By TIM WILCOX
Special to the Alpine Mountaineer
Where: Lake Arrowhead
Length: 2.2-mile round trip
Elevation gain: 122 feet
Challenge: easy to moderate
Please file this route under “a trail less taken.” Another hidden gem, it’s situated immediately west of Lake Arrowhead Country Club, above Brentwood Drive. There are several ways to get here, and driving directions may sound complicated. But with simplicity and efficiency in mind, let’s establish a prominent starting point: the Shell gas station in Agua Fria at the intersection of Grass Valley Road and Highway 189.
Take Grass Valley north about one-half mile to Clubhouse Drive. Turn left and follow Clubhouse for about one-tenth of a mile to Fairway Drive. Turn right on Fairway and proceed for about one-half mile to Brentwood Drive. Follow Brentwood for slightly less than a mile to Sonoma Drive (street sign on your right) and turn left. Approximately one-tenth of a mile on the left is Forest Service Road 2N34—directly across from Sutter Street. There’s parking for one or two vehicles at the bottom of the Forest Service road. You also can park off the pavement on Sonoma or Sutter.
On the Trail
OK, you’ve arrived—or almost, at least. You’ll need to walk up the wide dirt road for about half a mile before actually reaching the trailhead. This access route is the steepest part of your overall hike, though it’s quite manageable. You’ll encounter some forks along the way, so be sure to keep to your right.
A few steps from the last fork, just past a large oak whose trunk and two main limbs form a Y, is the trailhead, marked by a small sign and two entry posts. You’ll discover that, initially, it’s a narrow path through stands of Manzanita and other hardy shrubs.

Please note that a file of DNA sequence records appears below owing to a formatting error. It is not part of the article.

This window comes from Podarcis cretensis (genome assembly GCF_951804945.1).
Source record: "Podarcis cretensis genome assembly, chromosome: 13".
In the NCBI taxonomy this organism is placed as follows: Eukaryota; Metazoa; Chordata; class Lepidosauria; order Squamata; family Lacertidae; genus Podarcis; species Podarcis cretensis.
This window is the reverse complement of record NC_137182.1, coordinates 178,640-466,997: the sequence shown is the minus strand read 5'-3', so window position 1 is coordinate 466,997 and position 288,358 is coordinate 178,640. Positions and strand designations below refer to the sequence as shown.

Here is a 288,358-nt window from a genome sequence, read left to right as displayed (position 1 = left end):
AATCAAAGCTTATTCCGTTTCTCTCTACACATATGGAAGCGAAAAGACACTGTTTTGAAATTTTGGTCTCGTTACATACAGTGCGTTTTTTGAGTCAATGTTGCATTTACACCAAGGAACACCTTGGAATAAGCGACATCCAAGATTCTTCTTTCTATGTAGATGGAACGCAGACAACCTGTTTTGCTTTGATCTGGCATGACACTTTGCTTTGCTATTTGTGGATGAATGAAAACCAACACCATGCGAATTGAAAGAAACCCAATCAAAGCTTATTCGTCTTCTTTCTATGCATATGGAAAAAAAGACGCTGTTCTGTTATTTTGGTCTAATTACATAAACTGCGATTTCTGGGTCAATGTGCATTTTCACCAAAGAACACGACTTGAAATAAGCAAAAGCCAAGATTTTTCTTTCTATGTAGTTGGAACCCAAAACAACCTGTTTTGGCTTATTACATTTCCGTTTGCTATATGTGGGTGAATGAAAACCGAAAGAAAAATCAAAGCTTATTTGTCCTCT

The trail continues its narrow aspect, passing through lightly forested areas of pines with a meager supporting cast of oaks. Off to the right you’ll catch a glimpse of mountains to the east and, steps farther along the gently rising route, views of the high desert to the north. Because you’re ambling along Arrowhead Ridge, you’re treated to vistas in several directions.
Approximately eight-tenths of a mile from the starting line, you’ll encounter an open space offering splendid views of the San Gabriel Mountains to the west and the eastern “finger” of Silverwood Lake far below in the valley. Later in the day this vista is often hazy, creating a Japanese-watercolor effect. Clear views tend to be the privilege of morning and early-afternoon hikers.
In the past you could continue on a track to the left that narrows to about one foot. It led to a steep and rocky pathway through the chaparral. Now, however, the hardy native shrubs have completely overgrown the route. Bushwhacking through the spiky vegetation is definitely not recommended. It’s likely to put a tactile damper on your hike. Even more, this section of the ridge has a number of hidden drop-offs to the canyon far below, which could cause a sudden, dramatic and unwelcome loss of altitude.
It’s much better and wiser, then, to take the Forest Road to your right and hike for another two-tenths of a mile or so. When you come to a large loop on the left, look for two more posts and another trailhead sign. You’re almost there. Pass through the posts and follow the narrow pathway to the right and uphill for another tenth of a mile. There you’ll discover a heavy wooden beam placed atop small boulders. Wordlessly, yet compellingly, it invites hikers to have a seat and savor one of the premier views from the western San Bernardino Mountains.
Now you can retrace your steps along the Forest Service road and more scenic portions of this hidden gem. Your return trip is inevitable, but it shouldn’t be rushed.
NOTES: This is not an easy trail to find, but it’s definitely a good one to hike. From our neighborhood of the San Bernardino Mountains, it offers some of the most-unimpeded and striking San Gabriel Mountain vistas. Because it’s situated on a ridgeline, the trail also presents views of mountains to the east. The route’s name probably has something to do with the prominent, light-blue outlet tower near the northeastern boundary of Lake Arrowhead. That historic connection isn’t immediately clear.